In 1928, Mabel Choate, doyenne of the Berkshire landscape, decided that the casino designed by famous architect Stanford White, located in the heart of Stockbridge, was an eyesore, since it had fallen into neglect and abandonment. A team of horses was hired to move the building to its current location on Main Street, and the home of the Berkshire Theatre Festival was born. Situated on 5 acres, the property now houses the theatre festival, and its onsite barn, the Unicorn Theatre, is celebrating 10 years of emerging and alternative theater.
Now settling into her 12th season at Berkshire, nine of them as executive director, Kate Maguire said, while the Unicorn as dedicated to emerging ideas and emerging talents, the two stages have come to be mixed in their focus.
The festival is one of the oldest performing arts venues in the United States and the single oldest in Berkshire County.
The summer brings the arts to life in the Berkshires, and the theatre festival is one of the best examples of the life being breathed there. This year the calendar is an eclectic mix of theater. From Tennessee Williams’ `Night of the Iguana` to Wendy Wasserstein’s `Heidi Chronicles` and the current production of `Amadeus` on the main stage, to the Unicorn’s productions of the revival of Terrence McNally’s `Where Has Tommy Flowers Gone?` to the world premiere of `The Pilgrim Papers,` this season has something for everyone.
According to Maguire, the theater has `a good team on the main stage; a core group of actors, directors and designers all returning to work with BTF.`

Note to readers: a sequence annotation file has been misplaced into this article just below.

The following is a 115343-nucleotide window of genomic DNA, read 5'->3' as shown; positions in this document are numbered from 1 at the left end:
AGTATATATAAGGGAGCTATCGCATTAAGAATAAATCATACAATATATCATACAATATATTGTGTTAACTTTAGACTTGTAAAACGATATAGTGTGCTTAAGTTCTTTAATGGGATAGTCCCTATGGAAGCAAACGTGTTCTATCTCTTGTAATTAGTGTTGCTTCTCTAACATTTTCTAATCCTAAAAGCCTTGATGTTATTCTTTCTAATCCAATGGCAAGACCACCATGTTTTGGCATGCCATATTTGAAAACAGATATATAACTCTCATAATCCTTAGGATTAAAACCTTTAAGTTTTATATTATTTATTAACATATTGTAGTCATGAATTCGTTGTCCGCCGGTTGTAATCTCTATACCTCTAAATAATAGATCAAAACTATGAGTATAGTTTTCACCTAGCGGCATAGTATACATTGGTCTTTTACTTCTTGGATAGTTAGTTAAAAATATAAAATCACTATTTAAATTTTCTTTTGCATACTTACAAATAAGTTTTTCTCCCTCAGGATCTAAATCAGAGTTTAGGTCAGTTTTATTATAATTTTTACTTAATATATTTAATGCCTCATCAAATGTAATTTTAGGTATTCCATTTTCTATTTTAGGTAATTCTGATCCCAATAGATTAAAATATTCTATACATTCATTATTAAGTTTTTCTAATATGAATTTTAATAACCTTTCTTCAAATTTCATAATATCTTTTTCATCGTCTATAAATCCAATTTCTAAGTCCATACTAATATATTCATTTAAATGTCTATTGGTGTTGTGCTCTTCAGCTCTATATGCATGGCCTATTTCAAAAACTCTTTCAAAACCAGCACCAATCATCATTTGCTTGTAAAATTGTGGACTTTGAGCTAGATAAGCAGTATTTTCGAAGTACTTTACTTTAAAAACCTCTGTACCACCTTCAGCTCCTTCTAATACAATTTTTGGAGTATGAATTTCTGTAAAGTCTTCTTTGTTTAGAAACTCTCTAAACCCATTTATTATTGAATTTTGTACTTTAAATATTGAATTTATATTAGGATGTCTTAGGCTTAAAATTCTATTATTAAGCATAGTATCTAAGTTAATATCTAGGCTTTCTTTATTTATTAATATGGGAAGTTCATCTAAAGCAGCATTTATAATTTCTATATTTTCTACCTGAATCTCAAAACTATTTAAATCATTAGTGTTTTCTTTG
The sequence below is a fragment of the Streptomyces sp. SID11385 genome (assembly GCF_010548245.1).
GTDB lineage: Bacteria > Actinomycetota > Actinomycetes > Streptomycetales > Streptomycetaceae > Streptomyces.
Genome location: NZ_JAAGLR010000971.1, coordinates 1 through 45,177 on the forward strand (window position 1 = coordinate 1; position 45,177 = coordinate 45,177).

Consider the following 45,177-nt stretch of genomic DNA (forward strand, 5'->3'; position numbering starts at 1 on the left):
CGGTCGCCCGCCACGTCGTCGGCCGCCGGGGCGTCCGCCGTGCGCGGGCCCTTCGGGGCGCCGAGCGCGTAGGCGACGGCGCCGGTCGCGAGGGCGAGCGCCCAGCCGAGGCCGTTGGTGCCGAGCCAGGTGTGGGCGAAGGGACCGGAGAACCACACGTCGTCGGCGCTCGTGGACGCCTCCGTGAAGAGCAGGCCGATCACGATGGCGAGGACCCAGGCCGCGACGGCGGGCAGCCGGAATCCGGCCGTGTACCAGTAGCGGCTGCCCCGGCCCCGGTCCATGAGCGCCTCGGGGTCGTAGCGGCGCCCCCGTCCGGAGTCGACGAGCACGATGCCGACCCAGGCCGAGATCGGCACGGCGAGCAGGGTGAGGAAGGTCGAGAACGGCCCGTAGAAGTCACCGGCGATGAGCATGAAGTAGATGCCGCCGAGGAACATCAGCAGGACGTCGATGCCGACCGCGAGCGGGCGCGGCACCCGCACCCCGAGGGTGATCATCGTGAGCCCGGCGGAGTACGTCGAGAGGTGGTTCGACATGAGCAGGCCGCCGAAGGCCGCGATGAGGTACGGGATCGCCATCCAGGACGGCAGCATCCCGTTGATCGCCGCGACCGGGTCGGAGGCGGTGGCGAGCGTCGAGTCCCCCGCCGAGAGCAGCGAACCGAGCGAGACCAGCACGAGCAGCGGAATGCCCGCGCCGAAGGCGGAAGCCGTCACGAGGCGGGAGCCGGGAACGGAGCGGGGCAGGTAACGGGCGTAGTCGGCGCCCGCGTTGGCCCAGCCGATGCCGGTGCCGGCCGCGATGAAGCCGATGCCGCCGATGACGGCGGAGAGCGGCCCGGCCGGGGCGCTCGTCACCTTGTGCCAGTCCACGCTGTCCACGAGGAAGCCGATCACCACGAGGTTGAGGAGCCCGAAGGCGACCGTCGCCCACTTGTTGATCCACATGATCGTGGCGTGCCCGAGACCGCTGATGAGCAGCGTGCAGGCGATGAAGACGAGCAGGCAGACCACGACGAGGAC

Over the years, the complexion of the theater-going audience has changed in the Berkshires, from the day-trippers to a larger concentration of second-home owners, most of whom have chosen the Berkshires expressly for the culture the area has to offer. As a result, Maguire said, the populace has allowed, and in fact demanded, a more sophisticated retinue in terms of the arts.
That’s a bonus for those of us in the Capital District.
No more than a scant hour’s drive away, the Berkshires offer a magical array of artistic delights. We locals have known for years what treasure trove of artistic delights lay nestled in the Berkshires; the Berkshire Theatre Festival may well be one of the crown jewels in the treasure.
The theater has, in years past, played host to the likes of Lois Nettleton, Richard Chamberlain, `Sex and The City’s` Chris Noth and Judy Kaye, who last year, took her show, `Souvenir` to Broadway to great critical acclaim after a tryout run in BTF.
An affordable drive in these gas-cost conscious times, an opportunity for a wonderful getaway and the chance to experience world-class theater await this summer in the Berkshires. Jonathan Epstein stars in the not-to-be-missed current main stage production of `Amadeus` through July 8.
For a complete listing of theatrical offerings at The Berkshire Theatre Festival, call the box office at 413-298-5536, Ext. 33, or go online at berkshiretheatre.org. “